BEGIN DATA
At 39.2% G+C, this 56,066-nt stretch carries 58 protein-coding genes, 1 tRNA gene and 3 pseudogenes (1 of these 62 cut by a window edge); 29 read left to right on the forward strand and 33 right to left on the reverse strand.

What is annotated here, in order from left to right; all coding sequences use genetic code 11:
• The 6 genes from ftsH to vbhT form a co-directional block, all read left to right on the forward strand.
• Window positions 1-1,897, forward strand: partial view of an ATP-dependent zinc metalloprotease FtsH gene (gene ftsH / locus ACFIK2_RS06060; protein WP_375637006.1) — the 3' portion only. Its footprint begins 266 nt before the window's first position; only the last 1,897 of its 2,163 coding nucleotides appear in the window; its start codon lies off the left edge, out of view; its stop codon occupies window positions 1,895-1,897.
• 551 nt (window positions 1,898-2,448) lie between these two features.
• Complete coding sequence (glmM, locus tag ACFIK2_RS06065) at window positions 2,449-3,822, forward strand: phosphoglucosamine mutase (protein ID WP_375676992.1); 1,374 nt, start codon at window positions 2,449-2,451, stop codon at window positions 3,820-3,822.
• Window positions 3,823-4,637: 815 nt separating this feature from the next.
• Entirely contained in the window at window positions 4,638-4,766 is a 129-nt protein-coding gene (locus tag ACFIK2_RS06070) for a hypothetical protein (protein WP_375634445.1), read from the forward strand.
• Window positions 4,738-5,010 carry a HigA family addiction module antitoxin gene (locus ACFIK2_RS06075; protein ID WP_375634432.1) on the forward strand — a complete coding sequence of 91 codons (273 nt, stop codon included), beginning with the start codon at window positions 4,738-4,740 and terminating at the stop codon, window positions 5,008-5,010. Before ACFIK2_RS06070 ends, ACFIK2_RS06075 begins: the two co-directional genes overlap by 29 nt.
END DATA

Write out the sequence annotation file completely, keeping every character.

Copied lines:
At 39.2% G+C, this 56,066-nt stretch carries 58 protein-coding genes, 1 tRNA gene and 3 pseudogenes (1 of these 62 cut by a window edge); 29 read left to right on the forward strand and 33 right to left on the reverse strand.

What is annotated here, in order from left to right; all coding sequences use genetic code 11:
• The 6 genes from ftsH to vbhT form a co-directional block, all read left to right on the forward strand.
• Window positions 1-1,897, forward strand: partial view of an ATP-dependent zinc metalloprotease FtsH gene (gene ftsH / locus ACFIK2_RS06060; protein WP_375637006.1) — the 3' portion only. Its footprint begins 266 nt before the window's first position; only the last 1,897 of its 2,163 coding nucleotides appear in the window; its start codon lies off the left edge, out of view; its stop codon occupies window positions 1,895-1,897.
• 551 nt (window positions 1,898-2,448) lie between these two features.
• Complete coding sequence (glmM, locus tag ACFIK2_RS06065) at window positions 2,449-3,822, forward strand: phosphoglucosamine mutase (protein ID WP_375676992.1); 1,374 nt, start codon at window positions 2,449-2,451, stop codon at window positions 3,820-3,822.
• Window positions 3,823-4,637: 815 nt separating this feature from the next.
• Entirely contained in the window at window positions 4,638-4,766 is a 129-nt protein-coding gene (locus tag ACFIK2_RS06070) for a hypothetical protein (protein WP_375634445.1), read from the forward strand.
• Window positions 4,738-5,010 carry a HigA family addiction module antitoxin gene (locus ACFIK2_RS06075; protein ID WP_375634432.1) on the forward strand — a complete coding sequence of 91 codons (273 nt, stop codon included), beginning with the start codon at window positions 4,738-4,740 and terminating at the stop codon, window positions 5,008-5,010. Before ACFIK2_RS06070 ends, ACFIK2_RS06075 begins: the two co-directional genes overlap by 29 nt.